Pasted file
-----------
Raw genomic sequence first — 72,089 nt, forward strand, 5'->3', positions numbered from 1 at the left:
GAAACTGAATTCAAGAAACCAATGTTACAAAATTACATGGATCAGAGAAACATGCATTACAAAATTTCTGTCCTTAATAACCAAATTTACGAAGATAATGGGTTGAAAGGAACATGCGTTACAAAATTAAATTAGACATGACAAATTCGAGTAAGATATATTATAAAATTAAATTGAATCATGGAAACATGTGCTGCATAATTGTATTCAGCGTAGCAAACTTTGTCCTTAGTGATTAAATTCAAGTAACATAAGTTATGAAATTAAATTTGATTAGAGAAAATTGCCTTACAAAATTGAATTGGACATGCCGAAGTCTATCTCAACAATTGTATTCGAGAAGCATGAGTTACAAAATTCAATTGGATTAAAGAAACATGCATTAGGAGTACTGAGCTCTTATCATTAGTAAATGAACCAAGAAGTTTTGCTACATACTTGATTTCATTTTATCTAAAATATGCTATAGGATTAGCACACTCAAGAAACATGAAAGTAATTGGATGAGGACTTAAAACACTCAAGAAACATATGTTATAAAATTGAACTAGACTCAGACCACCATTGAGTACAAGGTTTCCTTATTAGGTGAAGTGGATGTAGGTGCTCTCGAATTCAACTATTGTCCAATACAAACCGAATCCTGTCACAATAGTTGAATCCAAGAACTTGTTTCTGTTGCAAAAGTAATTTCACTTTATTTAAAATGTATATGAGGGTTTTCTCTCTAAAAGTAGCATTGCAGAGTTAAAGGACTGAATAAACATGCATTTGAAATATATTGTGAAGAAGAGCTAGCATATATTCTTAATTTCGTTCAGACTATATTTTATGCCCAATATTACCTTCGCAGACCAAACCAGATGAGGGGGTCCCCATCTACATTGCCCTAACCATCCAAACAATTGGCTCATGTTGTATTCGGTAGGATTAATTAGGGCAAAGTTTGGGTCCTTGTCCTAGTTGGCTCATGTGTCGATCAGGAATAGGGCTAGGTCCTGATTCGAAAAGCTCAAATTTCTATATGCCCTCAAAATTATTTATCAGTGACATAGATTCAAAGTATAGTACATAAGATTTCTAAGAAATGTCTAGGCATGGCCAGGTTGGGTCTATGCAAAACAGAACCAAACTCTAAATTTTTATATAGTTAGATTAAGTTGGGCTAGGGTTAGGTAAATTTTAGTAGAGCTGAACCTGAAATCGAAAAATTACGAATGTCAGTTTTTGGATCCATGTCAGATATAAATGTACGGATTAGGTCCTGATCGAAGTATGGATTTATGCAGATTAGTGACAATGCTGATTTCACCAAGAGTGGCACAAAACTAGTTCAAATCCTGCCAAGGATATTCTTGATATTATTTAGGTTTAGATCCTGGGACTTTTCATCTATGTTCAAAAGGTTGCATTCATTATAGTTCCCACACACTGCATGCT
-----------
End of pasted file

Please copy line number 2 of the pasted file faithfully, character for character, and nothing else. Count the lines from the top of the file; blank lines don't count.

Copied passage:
GAAACTGAATTCAAGAAACCAATGTTACAAAATTACATGGATCAGAGAAACATGCATTACAAAATTTCTGTCCTTAATAACCAAATTTACGAAGATAATGGGTTGAAAGGAACATGCGTTACAAAATTAAATTAGACATGACAAATTCGAGTAAGATATATTATAAAATTAAATTGAATCATGGAAACATGTGCTGCATAATTGTATTCAGCGTAGCAAACTTTGTCCTTAGTGATTAAATTCAAGTAACATAAGTTATGAAATTAAATTTGATTAGAGAAAATTGCCTTACAAAATTGAATTGGACATGCCGAAGTCTATCTCAACAATTGTATTCGAGAAGCATGAGTTACAAAATTCAATTGGATTAAAGAAACATGCATTAGGAGTACTGAGCTCTTATCATTAGTAAATGAACCAAGAAGTTTTGCTACATACTTGATTTCATTTTATCTAAAATATGCTATAGGATTAGCACACTCAAGAAACATGAAAGTAATTGGATGAGGACTTAAAACACTCAAGAAACATATGTTATAAAATTGAACTAGACTCAGACCACCATTGAGTACAAGGTTTCCTTATTAGGTGAAGTGGATGTAGGTGCTCTCGAATTCAACTATTGTCCAATACAAACCGAATCCTGTCACAATAGTTGAATCCAAGAACTTGTTTCTGTTGCAAAAGTAATTTCACTTTATTTAAAATGTATATGAGGGTTTTCTCTCTAAAAGTAGCATTGCAGAGTTAAAGGACTGAATAAACATGCATTTGAAATATATTGTGAAGAAGAGCTAGCATATATTCTTAATTTCGTTCAGACTATATTTTATGCCCAATATTACCTTCGCAGACCAAACCAGATGAGGGGGTCCCCATCTACATTGCCCTAACCATCCAAACAATTGGCTCATGTTGTATTCGGTAGGATTAATTAGGGCAAAGTTTGGGTCCTTGTCCTAGTTGGCTCATGTGTCGATCAGGAATAGGGCTAGGTCCTGATTCGAAAAGCTCAAATTTCTATATGCCCTCAAAATTATTTATCAGTGACATAGATTCAAAGTATAGTACATAAGATTTCTAAGAAATGTCTAGGCATGGCCAGGTTGGGTCTATGCAAAACAGAACCAAACTCTAAATTTTTATATAGTTAGATTAAGTTGGGCTAGGGTTAGGTAAATTTTAGTAGAGCTGAACCTGAAATCGAAAAATTACGAATGTCAGTTTTTGGATCCATGTCAGATATAAATGTACGGATTAGGTCCTGATCGAAGTATGGATTTATGCAGATTAGTGACAATGCTGATTTCACCAAGAGTGGCACAAAACTAGTTCAAATCCTGCCAAGGATATTCTTGATATTATTTAGGTTTAGATCCTGGGACTTTTCATCTATGTTCAAAAGGTTGCATTCATTATAGTTCCCACACACTGCATGCT